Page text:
Department Notes Archive – 2007

Department Notes – 2007

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Dr. Russ Hauser became Acting Chair, and then Chair, of the Department of Environmental Health at the Harvard T.H. Chan School of Public Health on September 1, 2016. Dr. Douglas Dockery was the Chair from 2005 – 2016.

Notes 12/7/2007

First, congratulations to Melissa Perry who became the proud mother of a baby boy on Thursday this week.  Details are limited but I’m told Melissa and her new son are doing well.

Congratulations to Joe Chang and Jeff Yanosky who successfully defended their doctoral dissertations in November.  Well done.

Don’t miss the chance to hear about Russ Hauser’s work as he will be presenting “Environmental Challenges to Fertility and Pregnancy:  The role of modern chemicals” next Friday, 12:45-1:45 in Kresge G-3.

On Thursday Louise Ryan and colleagues will lead a presentation at the EH Colloquium entitled “Environmental Statistics and Bioinformatics: The new Generation of Quantitative Research in Environmental Health” in Room 1302 at 3 p.m.  Note the change in the room. We gave up Kresge G-3 so it could be set up for the visit by President Drew Faust at 4:00.

Our coffee research continues but I believe I’m noticing a direct correlation between the 13th floor MIPS post-doc coffee consumption and productivity.  Gee…

Have a great weekend!


Notes – 11/19/2007

You probably have heard by now that Dean Barry Bloom announced he is stepping down at the end of the academic year ( I think President Faust’s email made clear the significant contributions Dean Bloom made to the school in his ten years of leadership.  It’s very difficult to always be successful in such a challenging job but Barry can look back at many successes over the past ten years.  Barry has had the difficult task of being our advocate to the University, and also the messenger from the administration. While we have not always been in agreement, I have found Barry to be an advocate and friend of the EH Department and a supportive colleague in my time as Chair. I am pleased that he will remain at the school as a member of our faculty. I hope you will join me in thanking Dean Bloom for his leadership over the past ten years.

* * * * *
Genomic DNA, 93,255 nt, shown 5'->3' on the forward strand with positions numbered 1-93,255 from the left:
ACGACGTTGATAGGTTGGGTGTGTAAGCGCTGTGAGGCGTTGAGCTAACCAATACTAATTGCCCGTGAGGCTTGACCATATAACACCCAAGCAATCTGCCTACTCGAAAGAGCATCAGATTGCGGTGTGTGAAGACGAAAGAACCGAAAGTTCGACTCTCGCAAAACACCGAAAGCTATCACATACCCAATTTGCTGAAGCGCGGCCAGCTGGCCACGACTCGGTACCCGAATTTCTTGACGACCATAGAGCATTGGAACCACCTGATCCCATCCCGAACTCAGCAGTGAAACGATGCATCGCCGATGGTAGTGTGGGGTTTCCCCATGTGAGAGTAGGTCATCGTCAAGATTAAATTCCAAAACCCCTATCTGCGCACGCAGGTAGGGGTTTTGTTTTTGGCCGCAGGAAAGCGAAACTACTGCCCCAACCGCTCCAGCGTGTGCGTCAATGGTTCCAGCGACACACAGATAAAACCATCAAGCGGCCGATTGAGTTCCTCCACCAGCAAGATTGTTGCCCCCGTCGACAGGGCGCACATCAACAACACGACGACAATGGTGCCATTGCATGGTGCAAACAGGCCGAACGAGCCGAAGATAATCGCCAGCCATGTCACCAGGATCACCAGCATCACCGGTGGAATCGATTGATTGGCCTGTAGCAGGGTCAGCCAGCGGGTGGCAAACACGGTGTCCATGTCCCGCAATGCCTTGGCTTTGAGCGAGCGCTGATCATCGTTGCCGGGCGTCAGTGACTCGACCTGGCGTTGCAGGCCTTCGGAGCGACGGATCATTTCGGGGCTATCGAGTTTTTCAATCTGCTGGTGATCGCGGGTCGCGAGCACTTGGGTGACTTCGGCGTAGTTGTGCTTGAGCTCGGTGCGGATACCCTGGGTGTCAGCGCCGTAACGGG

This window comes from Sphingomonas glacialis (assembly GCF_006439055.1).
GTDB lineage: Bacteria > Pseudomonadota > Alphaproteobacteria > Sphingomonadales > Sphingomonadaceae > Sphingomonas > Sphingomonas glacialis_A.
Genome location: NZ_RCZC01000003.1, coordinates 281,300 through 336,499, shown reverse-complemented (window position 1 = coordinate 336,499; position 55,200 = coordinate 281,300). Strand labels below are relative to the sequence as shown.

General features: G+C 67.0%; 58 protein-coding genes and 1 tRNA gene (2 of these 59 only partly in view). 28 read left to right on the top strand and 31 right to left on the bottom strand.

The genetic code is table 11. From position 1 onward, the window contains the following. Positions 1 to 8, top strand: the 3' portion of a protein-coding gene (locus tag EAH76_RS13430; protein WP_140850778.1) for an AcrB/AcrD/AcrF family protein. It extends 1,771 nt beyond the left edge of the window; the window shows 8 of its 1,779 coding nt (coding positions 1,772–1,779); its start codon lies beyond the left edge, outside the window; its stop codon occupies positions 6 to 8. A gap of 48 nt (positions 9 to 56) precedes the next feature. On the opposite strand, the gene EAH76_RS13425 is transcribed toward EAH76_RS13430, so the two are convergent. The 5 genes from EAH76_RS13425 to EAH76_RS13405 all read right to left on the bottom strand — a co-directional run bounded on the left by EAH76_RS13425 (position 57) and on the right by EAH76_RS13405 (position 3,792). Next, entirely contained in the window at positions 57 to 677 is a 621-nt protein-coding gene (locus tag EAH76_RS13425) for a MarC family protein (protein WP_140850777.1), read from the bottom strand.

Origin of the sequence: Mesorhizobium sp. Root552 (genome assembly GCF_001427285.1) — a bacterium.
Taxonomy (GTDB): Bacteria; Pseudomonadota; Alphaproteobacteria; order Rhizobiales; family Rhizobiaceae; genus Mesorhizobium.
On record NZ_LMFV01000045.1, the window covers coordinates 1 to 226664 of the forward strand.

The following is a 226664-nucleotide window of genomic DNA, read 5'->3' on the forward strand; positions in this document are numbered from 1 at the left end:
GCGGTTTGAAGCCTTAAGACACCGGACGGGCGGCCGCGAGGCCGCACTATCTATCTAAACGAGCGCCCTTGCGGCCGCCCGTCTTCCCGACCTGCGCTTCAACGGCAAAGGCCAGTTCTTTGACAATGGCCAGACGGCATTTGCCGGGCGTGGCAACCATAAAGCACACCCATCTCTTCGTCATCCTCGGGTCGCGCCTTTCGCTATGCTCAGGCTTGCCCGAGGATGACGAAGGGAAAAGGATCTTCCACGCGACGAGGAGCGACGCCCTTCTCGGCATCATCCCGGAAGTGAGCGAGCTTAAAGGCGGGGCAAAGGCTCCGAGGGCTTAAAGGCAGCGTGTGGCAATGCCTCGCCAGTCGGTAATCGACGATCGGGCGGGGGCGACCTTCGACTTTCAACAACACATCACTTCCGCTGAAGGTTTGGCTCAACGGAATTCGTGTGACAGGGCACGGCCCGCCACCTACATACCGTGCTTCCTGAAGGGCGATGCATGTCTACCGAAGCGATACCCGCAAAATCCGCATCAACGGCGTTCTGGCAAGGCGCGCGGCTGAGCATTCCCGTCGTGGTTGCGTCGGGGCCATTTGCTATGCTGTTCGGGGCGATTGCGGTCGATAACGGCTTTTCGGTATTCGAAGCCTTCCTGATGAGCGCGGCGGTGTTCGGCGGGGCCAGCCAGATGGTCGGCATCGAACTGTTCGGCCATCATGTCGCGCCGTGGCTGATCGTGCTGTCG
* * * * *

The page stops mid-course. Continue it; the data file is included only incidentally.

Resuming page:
Photos from the Whittenberger Symposium are now up on the web site.  The second link shows the photos from the symposium, poster session and reception. Click on the thumbnails to see a larger view of each photo.

To streamline the reservation process for the Department’s conference rooms in Building I (1302, 1306A and B), we have created an online reservation system using the Groupwise calendar.  Everyone in the department (faculty, students and staff) have been given access.  All current reservations have been transferred to the online system. Details were sent out by Barbara on Friday.  The system will be launched on today, November 19th.  If you have any questions, contact Barbara Zuckerman at ( or at 432-1471.